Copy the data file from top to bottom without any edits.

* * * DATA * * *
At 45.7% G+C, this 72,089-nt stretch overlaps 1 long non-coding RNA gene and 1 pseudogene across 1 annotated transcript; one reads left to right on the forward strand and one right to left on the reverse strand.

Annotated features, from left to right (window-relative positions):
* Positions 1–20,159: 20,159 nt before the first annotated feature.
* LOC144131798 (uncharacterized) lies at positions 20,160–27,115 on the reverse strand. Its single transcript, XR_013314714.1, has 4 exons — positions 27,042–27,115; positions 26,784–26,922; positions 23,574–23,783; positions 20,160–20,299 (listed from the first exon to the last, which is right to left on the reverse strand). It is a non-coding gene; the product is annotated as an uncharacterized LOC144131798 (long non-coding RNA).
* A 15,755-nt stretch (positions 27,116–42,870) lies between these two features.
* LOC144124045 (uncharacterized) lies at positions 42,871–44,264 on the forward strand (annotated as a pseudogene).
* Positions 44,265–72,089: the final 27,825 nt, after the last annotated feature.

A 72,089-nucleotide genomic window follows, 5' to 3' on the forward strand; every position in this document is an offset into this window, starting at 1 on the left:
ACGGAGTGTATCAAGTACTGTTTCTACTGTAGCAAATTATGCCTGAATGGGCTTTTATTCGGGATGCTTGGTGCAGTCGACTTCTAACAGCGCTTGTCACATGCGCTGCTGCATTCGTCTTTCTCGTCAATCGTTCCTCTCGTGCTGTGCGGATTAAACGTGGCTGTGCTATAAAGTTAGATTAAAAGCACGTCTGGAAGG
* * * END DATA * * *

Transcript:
At 45.7% G+C, this 72,089-nt stretch overlaps 1 long non-coding RNA gene and 1 pseudogene across 1 annotated transcript; one reads left to right on the forward strand and one right to left on the reverse strand.

Annotated features, from left to right (window-relative positions):
* Positions 1–20,159: 20,159 nt before the first annotated feature.
* LOC144131798 (uncharacterized) lies at positions 20,160–27,115 on the reverse strand. Its single transcript, XR_013314714.1, has 4 exons — positions 27,042–27,115; positions 26,784–26,922; positions 23,574–23,783; positions 20,160–20,299 (listed from the first exon to the last, which is right to left on the reverse strand). It is a non-coding gene; the product is annotated as an uncharacterized LOC144131798 (long non-coding RNA).
* A 15,755-nt stretch (positions 27,116–42,870) lies between these two features.
* LOC144124045 (uncharacterized) lies at positions 42,871–44,264 on the forward strand (annotated as a pseudogene).
* Positions 44,265–72,089: the final 27,825 nt, after the last annotated feature.

A 72,089-nucleotide genomic window follows, 5' to 3' on the forward strand; every position in this document is an offset into this window, starting at 1 on the left:
ACGGAGTGTATCAAGTACTGTTTCTACTGTAGCAAATTATGCCTGAATGGGCTTTTATTCGGGATGCTTGGTGCAGTCGACTTCTAACAGCGCTTGTCACATGCGCTGCTGCATTCGTCTTTCTCGTCAATCGTTCCTCTCGTGCTGTGCGGATTAAACGTGGCTGTGCTATAAAGTTAGATTAAAAGCACGTCTGGAAGG